Quantum superpositions seem to be a key ingredient in photosynthesis.
Could it be that photosynthetic bacteria have, over millions of years of evolution, learned how to exploit quantum effects to improve the transport of the energy they captured from the sun? Namely, the superpositions offer a faster channelling of this energy across a rather labyrinthical part of the bacteria's photosynthetic complex, after which the energy will eventually be transformed into sugars, allowing the bacteria to grow.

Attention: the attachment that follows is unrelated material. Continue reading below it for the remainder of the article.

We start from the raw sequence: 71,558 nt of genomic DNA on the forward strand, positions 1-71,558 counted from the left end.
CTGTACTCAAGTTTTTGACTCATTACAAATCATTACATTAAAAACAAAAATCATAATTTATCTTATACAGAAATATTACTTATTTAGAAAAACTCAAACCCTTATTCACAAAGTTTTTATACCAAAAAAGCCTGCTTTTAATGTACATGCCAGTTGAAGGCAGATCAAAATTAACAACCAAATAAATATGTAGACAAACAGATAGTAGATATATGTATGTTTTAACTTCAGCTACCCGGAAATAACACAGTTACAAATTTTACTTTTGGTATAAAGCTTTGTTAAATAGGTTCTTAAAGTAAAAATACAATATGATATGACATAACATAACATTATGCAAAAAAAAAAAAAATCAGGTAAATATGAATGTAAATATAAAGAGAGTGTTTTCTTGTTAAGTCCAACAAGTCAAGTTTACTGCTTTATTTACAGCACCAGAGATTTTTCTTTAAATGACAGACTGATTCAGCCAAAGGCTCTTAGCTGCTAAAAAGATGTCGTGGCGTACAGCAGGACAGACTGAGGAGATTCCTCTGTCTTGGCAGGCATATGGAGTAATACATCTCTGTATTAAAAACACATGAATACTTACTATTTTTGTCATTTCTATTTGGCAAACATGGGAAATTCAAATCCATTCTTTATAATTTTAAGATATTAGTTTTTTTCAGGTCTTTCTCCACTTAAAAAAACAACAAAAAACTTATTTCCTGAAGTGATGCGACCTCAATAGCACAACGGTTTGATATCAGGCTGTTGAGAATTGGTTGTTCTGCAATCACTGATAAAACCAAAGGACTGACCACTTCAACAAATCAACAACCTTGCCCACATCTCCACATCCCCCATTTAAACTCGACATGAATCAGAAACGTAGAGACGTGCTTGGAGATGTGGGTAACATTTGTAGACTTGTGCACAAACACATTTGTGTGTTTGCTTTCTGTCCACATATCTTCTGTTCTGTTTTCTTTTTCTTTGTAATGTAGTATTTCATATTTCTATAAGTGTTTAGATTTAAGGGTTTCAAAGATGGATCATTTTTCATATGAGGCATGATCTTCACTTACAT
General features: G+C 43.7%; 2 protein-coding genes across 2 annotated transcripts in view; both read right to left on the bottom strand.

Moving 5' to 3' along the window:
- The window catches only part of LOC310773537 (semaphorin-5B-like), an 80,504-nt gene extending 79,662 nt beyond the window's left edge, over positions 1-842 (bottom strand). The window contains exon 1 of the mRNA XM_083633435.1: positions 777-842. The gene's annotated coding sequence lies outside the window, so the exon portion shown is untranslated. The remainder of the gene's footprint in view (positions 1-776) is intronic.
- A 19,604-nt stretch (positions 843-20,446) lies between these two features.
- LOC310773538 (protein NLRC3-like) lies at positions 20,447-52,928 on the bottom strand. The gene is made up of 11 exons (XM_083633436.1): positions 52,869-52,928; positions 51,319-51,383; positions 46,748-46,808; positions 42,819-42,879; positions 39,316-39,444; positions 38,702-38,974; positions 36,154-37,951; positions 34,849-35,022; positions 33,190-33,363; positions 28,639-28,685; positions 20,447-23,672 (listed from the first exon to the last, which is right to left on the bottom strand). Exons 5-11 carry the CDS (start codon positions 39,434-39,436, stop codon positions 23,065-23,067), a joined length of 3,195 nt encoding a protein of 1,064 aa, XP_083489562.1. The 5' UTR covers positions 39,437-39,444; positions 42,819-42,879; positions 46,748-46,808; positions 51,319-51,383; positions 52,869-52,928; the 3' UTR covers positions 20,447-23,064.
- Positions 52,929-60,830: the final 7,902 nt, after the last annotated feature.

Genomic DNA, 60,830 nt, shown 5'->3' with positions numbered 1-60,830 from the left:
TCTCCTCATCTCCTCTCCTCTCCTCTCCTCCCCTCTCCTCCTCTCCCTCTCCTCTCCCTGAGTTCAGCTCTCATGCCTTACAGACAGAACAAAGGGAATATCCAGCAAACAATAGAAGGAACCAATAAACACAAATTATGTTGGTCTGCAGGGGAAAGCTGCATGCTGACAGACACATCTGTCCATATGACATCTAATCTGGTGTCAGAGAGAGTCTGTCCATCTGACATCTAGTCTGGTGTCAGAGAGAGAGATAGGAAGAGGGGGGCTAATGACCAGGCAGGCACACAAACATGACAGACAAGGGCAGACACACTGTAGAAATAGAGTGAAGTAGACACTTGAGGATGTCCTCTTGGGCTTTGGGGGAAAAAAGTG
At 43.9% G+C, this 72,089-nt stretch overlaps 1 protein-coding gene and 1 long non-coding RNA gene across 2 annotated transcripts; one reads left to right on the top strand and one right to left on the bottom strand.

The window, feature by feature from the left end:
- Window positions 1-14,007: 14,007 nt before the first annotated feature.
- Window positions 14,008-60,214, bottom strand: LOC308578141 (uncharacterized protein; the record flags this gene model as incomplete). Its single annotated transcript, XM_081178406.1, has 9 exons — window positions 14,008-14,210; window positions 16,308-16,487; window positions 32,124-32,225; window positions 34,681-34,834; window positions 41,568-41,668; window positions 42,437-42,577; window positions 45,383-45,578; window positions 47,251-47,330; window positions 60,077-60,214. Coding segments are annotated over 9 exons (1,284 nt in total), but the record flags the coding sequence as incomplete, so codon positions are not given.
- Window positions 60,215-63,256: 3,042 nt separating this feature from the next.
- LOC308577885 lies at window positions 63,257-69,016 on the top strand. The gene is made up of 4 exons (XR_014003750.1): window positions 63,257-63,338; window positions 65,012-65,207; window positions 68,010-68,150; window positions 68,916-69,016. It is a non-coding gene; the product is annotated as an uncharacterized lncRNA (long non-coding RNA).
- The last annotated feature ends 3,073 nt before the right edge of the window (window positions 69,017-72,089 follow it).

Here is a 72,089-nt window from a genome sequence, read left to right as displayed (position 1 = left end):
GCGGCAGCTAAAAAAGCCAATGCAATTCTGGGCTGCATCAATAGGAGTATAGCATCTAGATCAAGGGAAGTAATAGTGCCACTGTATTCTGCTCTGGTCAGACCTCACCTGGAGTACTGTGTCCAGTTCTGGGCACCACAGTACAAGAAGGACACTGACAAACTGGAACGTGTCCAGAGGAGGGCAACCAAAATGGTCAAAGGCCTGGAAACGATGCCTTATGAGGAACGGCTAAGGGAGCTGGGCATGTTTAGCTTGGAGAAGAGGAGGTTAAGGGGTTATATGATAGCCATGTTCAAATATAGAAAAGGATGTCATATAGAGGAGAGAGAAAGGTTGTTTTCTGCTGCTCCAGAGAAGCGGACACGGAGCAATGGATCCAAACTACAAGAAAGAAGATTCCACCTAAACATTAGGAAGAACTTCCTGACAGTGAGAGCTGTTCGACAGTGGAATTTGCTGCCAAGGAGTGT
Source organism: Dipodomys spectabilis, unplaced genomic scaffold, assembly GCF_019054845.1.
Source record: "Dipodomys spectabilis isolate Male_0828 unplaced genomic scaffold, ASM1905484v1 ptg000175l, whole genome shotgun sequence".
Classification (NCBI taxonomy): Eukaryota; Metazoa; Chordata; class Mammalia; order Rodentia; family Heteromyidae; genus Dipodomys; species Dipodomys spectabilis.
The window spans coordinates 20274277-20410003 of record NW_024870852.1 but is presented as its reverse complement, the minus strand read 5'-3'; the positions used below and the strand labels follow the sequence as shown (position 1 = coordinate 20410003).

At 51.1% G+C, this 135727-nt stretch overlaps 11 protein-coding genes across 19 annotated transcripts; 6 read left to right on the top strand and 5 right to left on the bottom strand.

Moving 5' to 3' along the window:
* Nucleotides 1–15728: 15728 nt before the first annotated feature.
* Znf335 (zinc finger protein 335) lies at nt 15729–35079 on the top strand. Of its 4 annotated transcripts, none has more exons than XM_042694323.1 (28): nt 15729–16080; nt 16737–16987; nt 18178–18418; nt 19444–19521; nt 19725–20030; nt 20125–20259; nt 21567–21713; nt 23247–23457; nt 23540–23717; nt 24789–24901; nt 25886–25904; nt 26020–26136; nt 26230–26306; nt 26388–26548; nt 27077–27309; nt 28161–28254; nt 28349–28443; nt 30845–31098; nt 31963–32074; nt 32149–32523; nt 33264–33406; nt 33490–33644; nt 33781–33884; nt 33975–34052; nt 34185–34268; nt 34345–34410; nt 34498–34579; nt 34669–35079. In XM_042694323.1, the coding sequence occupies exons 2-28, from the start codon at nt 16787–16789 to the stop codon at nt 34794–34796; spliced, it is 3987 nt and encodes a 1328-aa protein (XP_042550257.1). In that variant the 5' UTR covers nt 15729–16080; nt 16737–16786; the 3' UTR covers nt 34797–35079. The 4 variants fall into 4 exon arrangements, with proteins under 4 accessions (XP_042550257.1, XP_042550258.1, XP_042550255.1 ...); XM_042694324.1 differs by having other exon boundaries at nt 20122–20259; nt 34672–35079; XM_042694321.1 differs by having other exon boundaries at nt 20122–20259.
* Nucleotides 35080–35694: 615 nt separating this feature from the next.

How does noise-assisted quantum energy transfer actually take place in practise? This is what the FP7 FET project PAPETS – Phonon-Assisted Processes for Energy Transfer and Sensing is trying to underpin. Furthermore, it has established that similar effects take place in plants as well, in different parts of the photosynthetic process.